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Build Your Network

Lesson 36 from: The Business of Professional Photo Retouching

Lisa Carney, Simon Peter Raible

Build Your Network

Lesson 36 from: The Business of Professional Photo Retouching

Lisa Carney, Simon Peter Raible

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Lesson Info

36. Build Your Network


Class Trailer

Class Introduction


Who Should Be a Retoucher?


Genres of Retouching


Comp vs Finish


Lisa's Path to Retouching


Simon's Path to Retouching


Establishing a Look


Who is The Client?


Lesson Info

Build Your Network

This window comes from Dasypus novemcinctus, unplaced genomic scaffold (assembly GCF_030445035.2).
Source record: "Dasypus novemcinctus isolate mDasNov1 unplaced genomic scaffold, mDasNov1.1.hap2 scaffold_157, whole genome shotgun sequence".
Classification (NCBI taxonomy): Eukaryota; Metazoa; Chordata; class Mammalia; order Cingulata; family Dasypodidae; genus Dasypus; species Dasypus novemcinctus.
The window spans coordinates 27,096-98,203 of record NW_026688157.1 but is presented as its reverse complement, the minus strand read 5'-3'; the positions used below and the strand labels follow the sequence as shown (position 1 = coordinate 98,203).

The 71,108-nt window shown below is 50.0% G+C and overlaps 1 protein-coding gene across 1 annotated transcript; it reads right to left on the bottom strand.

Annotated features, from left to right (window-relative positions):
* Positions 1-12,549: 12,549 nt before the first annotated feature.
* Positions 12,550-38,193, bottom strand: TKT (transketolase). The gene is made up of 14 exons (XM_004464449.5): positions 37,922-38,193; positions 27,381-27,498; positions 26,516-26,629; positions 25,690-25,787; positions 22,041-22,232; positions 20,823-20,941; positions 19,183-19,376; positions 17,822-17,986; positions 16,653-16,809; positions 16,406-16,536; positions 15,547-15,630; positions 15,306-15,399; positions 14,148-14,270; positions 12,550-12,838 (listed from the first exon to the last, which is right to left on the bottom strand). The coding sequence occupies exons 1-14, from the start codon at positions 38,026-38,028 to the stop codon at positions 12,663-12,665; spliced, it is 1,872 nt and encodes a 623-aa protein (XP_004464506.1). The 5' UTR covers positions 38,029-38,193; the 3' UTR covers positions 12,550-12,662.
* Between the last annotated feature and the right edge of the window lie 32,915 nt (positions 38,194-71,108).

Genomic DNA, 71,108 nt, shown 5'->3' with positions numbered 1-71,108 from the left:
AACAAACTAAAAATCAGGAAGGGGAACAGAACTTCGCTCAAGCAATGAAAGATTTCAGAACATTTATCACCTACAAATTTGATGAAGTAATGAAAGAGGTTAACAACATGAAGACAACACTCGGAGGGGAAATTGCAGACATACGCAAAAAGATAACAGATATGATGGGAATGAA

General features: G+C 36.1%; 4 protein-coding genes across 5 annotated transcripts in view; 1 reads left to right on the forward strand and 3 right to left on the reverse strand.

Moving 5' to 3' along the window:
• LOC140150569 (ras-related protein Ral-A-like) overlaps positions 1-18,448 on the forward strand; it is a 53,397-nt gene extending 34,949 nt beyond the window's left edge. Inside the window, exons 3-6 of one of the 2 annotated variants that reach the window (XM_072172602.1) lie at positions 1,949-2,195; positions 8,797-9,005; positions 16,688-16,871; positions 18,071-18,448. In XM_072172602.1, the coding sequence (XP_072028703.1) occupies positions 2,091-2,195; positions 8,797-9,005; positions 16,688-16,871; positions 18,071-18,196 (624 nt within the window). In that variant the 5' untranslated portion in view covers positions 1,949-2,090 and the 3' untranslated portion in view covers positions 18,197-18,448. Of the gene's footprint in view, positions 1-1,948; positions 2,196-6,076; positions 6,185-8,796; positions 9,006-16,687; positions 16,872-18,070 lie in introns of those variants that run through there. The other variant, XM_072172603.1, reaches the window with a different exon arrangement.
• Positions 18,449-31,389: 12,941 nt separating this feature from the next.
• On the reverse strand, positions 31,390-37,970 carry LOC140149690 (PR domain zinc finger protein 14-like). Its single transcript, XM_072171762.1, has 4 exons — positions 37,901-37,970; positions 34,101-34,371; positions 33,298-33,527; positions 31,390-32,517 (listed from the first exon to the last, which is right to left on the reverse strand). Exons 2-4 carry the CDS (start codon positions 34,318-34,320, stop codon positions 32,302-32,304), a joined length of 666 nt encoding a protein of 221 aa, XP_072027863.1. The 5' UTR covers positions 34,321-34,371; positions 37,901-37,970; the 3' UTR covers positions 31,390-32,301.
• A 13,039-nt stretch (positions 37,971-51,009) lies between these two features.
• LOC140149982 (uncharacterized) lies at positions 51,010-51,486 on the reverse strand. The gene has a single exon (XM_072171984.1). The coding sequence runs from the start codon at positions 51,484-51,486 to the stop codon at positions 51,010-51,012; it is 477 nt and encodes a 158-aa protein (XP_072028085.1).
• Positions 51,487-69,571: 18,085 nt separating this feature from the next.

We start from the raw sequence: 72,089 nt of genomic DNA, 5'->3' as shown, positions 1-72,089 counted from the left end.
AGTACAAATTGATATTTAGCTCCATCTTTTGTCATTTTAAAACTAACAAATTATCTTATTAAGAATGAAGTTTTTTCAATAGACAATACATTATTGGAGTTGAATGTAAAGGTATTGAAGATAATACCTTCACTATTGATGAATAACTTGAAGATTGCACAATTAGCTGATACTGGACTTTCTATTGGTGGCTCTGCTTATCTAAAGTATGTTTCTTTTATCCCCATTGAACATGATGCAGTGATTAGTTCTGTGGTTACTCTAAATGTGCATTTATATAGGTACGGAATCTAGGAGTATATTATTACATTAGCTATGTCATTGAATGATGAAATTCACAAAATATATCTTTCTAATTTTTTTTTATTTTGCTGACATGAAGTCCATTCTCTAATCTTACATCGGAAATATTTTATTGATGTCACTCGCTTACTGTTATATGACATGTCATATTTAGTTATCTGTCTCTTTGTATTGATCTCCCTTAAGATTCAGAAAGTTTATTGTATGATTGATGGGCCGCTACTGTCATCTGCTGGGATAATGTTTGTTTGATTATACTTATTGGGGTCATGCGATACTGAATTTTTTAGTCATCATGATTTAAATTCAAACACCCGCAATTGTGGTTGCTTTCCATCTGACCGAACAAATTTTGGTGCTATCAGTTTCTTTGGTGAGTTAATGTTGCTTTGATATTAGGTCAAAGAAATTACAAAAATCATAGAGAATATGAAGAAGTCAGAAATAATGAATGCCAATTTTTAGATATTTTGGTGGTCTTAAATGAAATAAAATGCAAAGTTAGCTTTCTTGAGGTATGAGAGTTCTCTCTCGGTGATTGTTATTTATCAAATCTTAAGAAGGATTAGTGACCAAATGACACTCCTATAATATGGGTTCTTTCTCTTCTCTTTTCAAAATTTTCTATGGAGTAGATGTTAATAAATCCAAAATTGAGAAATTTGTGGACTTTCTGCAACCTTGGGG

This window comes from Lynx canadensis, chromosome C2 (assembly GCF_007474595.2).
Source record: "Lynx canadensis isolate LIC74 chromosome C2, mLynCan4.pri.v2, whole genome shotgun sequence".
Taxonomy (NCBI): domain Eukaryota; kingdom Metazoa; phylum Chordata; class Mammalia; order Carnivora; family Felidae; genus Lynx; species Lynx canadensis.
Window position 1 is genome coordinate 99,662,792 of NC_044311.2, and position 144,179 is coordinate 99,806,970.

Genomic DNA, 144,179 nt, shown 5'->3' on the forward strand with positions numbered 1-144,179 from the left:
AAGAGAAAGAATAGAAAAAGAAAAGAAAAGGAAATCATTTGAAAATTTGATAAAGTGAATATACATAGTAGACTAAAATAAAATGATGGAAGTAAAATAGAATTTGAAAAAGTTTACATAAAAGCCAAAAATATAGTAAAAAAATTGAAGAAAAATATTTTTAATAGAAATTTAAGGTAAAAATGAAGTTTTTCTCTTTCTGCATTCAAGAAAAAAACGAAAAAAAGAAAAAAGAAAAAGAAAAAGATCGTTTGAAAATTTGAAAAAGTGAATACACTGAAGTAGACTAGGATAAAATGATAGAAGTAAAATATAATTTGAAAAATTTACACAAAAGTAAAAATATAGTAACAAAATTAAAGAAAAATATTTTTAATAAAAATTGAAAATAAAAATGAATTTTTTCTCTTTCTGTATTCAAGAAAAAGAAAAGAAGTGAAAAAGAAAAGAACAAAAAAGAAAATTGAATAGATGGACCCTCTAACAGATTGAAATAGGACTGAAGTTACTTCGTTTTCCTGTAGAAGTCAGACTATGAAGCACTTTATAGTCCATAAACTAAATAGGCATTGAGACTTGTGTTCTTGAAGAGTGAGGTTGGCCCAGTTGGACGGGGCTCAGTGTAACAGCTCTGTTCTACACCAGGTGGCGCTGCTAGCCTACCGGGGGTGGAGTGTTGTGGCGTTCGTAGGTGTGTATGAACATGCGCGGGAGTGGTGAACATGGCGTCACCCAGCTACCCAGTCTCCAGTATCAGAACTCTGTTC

Someone just alluded to the tag-teaming with someone, you can tell that's his languaging. He and I work because I'm a morning, he's a night so that works out well. This section, the back-up team players if an emergency arises, what if you get sick and you have a deadline? A larger job comes on and you wanna take it but you don't have the skillset? Not skillset, I'm sorry, Just even manpower, you need five of you. Or a deadline shortens? I would like to encourage everyone to start building a network of re-touchers. We are a weird group of people. We love each other. Designers are, some people can be really competitive and they kinda hide, they don't want you to see their, Re-toucher's really freakish. "Hey, can I help you?" I will have friends, and I kid you not, I have friends, finishers, re-touchers, where I'll be working on a job and I can't figure it out. Like a color curve is really difficult. And I send a tiny little piece of it and I'm like, "God, I can't fix that skin tone." "Ah...